Don't hollow most miniatures below the 40 mm-scale
Tabletop miniatures are quite small in scale. Often they have very thin details. As a result, hollowing them out is not advisable in the first place and you will have the best results by printing them solidly. Most wargames use something between the 16 mm to 34 mm scale, but the problem is still present at the 40 mm scale. So bite the bullet and print solid for small items - it also gives the model a little weight to stay where they shall be on the table.
Only if you start to print things like small busts or vehicles that have quite some hollow pace, you could conceivably manage to include the needed geometry, as elaborated below, and then hollow out the models accordingly.
Hollow prints properly
In case you do have a hollowed print, you need to include two vents to allow the exchange of air and prevent cupping:
First, you need a vent for air to enter the model. This is best placed at the very top of where the included volume will wit on the printer and needs to be accessible to air once the model is raised out of the vat. For safety two bores to let in the air should be present.
The second vent is somewhat optional unless the print takes really long. If you include it, it needs to be at the very lowest point of the included volume to prevent trapping resin inside and allow it to drain the resin out of the model hanging from the print bed. Should the volume have separate lowest points, you'd need to include multiple drainage vents.
All vents also need to be sizeable enough to allow the viscous resin to drain from them. About 3 mm² (~2 mm diameter) is the absolute minimum for low viscous resin. High viscous resins require larger holes of about 10 mm² (~3.5 mm).
Also, no point of the model's interior volume should neck down to below those dimensions or you face the risk of having resin clog those neckings - which is again why you don't hollow small miniatures.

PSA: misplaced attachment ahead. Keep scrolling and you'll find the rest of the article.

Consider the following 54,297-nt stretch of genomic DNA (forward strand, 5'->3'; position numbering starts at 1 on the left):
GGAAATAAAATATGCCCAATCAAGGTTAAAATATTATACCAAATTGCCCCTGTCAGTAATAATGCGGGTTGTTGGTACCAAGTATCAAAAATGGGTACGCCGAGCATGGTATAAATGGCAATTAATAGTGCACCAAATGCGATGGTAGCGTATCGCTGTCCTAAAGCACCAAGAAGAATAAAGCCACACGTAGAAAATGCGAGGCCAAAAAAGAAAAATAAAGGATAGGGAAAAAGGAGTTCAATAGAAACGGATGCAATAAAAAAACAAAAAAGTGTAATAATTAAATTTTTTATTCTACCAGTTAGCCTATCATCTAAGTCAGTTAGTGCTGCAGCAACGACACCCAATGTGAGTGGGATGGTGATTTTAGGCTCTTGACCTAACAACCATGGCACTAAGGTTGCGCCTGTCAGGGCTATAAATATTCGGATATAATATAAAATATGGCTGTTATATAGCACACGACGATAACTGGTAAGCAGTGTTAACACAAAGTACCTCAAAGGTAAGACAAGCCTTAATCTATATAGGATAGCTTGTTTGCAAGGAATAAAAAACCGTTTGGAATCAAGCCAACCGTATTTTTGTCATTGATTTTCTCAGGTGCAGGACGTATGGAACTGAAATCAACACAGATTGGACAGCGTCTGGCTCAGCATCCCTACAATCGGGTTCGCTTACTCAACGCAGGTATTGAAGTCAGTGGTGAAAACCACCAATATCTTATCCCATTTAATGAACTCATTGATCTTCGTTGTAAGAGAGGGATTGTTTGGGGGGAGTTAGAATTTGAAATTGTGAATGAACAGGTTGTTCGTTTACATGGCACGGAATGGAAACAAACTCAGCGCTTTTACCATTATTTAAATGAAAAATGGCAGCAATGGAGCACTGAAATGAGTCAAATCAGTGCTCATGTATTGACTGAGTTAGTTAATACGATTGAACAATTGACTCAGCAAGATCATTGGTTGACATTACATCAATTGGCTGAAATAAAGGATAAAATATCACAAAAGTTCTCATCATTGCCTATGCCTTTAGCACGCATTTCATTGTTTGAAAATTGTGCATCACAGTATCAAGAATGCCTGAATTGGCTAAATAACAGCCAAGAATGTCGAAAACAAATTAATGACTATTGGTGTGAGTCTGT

Further listening (especially for larger prints) is here from Angus/Maker Muse, who shows a way to hollow out with a hollow base but skipped the drain vent, and Mark Rhodes, who prefers to use 5 mm holes where possible.
There are ways to avoid holes altogether, if you can orient the item in such a way that at all times one side of the print is open. Let's take for example a crate or barrel:
We could hollow the item and remove the face we want to be on the table later. This way we shape the item into a cup. We could add air access or resin vent, but we could also just put the missing wall to be facing in X or Y and then angle the item ever so slightly to give the item good resin drainage and totally avoid the need for an extra hole in a surface we want to retain. This is how you'd print a cup without a hole, as I had explained in Why cupping is bad for SLA
Or, you could time your return to the printer to right after the print is finished, you turn the print around so the resin that was trapped inside starts to drain down to the print platform and over that into the vat.